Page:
The Gram-stained morphology of organisms from positive blood culture bottles often suggests diagnoses and therapeutic options. aggregate formation by the organism in this case led to initial confusion in the diagnosis.

Case presentation:

A 57-year-old woman with a recent stroke returned to the emergency department with acute exacerbation of her neurological deficit. Although afebrile, she had an elevated white blood cell count. Urine analysis revealed 4+ blood, nitrates, leukocyte esterase and bacteria. Blood and urine cultures were collected and intravenous piperacillin/tazobactam treatment was begun. The urine culture grew >100 000 colonies ml; the antibiotic was changed to ceftriaxone when susceptibilities became available at 48 h. At 61 h, the aerobic blood culture bottle was flagged as positive. A Gram stain revealed spherical structures, which stained predominantly Gram-negative but were Gram-positive in some areas of the smear. Subcultures grew overnight on blood, chocolate and MacConkey agars and on brain–heart infusion (BHI) broth. Growth on MacConkey agar was sparse. A Gram stain of the snow-white, mucoid colonies revealed Gram-negative rods, spherical aggregates and thick-walled tetrads. Subsequent cultures on solid medium grew only Gram-negative rods, but inoculation of isolated colonies from these cultures into BHI broth or negative blood culture bottles caused the thick-walled spheres and tetrads to reappear.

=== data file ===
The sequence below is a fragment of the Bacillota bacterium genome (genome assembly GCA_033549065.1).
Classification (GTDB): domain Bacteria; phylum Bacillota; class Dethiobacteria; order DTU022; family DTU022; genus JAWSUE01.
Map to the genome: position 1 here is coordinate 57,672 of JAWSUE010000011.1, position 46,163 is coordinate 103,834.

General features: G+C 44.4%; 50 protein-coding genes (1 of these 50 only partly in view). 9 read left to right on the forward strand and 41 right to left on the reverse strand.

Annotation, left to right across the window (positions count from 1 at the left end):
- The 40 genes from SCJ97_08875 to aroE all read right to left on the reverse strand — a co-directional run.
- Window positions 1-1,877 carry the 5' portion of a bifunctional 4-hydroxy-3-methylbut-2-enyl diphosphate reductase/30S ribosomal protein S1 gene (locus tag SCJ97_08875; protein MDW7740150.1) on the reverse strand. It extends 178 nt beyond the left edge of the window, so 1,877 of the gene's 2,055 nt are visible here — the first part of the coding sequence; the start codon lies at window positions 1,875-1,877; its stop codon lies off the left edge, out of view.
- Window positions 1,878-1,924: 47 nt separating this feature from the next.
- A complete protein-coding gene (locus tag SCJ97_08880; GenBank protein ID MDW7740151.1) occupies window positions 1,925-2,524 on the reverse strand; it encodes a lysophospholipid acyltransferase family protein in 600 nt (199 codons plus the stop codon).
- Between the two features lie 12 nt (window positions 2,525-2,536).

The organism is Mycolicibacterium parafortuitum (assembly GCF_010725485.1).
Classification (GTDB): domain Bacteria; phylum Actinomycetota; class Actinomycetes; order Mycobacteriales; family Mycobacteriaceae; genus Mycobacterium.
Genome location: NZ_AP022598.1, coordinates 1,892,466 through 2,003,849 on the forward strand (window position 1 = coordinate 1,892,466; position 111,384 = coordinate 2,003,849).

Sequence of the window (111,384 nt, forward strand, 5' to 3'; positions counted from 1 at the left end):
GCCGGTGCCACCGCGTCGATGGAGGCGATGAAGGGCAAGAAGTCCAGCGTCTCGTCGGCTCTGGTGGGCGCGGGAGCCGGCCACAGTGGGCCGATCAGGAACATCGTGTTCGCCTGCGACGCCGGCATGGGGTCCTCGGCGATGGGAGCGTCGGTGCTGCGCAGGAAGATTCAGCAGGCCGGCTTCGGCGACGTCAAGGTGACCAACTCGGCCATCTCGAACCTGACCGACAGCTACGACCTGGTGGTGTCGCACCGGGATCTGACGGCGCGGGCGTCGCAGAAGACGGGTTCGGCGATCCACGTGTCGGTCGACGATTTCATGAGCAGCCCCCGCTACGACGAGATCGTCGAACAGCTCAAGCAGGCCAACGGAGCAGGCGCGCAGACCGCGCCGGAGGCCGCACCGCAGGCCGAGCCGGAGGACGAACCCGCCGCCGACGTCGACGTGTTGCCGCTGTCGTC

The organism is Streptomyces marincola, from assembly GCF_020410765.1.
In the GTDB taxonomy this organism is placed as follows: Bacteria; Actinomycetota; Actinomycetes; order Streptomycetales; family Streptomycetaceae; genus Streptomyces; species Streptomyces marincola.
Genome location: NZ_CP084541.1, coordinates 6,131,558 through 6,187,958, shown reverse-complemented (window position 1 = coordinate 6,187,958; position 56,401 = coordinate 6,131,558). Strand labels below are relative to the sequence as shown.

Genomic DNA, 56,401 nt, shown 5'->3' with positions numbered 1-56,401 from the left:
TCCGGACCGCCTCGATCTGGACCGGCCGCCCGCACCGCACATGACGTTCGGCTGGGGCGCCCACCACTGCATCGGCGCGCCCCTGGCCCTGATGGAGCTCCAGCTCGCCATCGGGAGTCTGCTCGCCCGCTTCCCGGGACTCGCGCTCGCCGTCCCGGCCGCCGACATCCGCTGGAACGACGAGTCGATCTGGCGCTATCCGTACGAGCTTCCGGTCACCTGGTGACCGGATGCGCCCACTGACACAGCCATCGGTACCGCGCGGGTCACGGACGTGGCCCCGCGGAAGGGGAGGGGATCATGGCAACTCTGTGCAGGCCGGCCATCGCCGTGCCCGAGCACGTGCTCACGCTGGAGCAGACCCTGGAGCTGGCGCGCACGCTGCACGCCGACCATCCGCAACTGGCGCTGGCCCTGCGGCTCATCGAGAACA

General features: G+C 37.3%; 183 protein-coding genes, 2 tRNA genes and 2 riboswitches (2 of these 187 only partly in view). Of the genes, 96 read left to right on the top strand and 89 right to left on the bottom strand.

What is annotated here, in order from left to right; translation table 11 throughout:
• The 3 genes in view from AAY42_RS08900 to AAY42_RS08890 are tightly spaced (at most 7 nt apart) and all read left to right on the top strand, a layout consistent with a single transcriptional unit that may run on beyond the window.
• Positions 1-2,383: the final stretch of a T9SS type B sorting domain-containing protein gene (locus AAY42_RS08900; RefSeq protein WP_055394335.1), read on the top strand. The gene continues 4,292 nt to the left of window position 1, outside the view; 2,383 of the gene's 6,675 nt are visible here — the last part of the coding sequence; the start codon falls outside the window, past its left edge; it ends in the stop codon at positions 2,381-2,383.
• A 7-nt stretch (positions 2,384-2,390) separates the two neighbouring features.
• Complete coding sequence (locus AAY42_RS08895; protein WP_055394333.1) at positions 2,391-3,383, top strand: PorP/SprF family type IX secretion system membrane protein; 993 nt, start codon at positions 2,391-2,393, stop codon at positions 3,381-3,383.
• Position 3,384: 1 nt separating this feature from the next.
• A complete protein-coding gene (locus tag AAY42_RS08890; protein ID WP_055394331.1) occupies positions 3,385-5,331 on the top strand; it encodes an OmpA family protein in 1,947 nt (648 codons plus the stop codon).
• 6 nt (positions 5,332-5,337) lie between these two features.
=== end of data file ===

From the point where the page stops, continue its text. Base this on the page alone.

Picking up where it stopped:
MicroScan and matrix-assisted laser desorption/ionization time of flight failed to identify the organism, but 16S rRNA gene sequencing identified it as genomospecies 5 (100 % match). To the best of our knowledge, there are no reports in the literature of aggregate-forming .


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